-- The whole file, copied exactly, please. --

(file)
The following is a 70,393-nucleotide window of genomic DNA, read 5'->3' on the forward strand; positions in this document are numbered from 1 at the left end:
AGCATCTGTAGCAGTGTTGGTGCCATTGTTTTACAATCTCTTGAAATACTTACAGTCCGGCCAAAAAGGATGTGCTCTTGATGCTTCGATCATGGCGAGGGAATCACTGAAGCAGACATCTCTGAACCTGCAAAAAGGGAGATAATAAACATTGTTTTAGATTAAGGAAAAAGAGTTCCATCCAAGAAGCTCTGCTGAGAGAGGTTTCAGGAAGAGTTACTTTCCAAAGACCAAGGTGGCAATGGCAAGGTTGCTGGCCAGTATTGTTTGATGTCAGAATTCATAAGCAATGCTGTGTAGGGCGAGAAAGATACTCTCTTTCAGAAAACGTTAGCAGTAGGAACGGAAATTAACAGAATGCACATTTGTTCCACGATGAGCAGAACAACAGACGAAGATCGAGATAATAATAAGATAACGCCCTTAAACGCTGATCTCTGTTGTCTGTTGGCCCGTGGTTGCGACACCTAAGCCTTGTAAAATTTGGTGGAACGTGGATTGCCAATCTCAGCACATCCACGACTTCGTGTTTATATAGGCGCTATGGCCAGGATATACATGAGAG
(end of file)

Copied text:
The following is a 70,393-nucleotide window of genomic DNA, read 5'->3' on the forward strand; positions in this document are numbered from 1 at the left end:
AGCATCTGTAGCAGTGTTGGTGCCATTGTTTTACAATCTCTTGAAATACTTACAGTCCGGCCAAAAAGGATGTGCTCTTGATGCTTCGATCATGGCGAGGGAATCACTGAAGCAGACATCTCTGAACCTGCAAAAAGGGAGATAATAAACATTGTTTTAGATTAAGGAAAAAGAGTTCCATCCAAGAAGCTCTGCTGAGAGAGGTTTCAGGAAGAGTTACTTTCCAAAGACCAAGGTGGCAATGGCAAGGTTGCTGGCCAGTATTGTTTGATGTCAGAATTCATAAGCAATGCTGTGTAGGGCGAGAAAGATACTCTCTTTCAGAAAACGTTAGCAGTAGGAACGGAAATTAACAGAATGCACATTTGTTCCACGATGAGCAGAACAACAGACGAAGATCGAGATAATAATAAGATAACGCCCTTAAACGCTGATCTCTGTTGTCTGTTGGCCCGTGGTTGCGACACCTAAGCCTTGTAAAATTTGGTGGAACGTGGATTGCCAATCTCAGCACATCCACGACTTCGTGTTTATATAGGCGCTATGGCCAGGATATACATGAGAG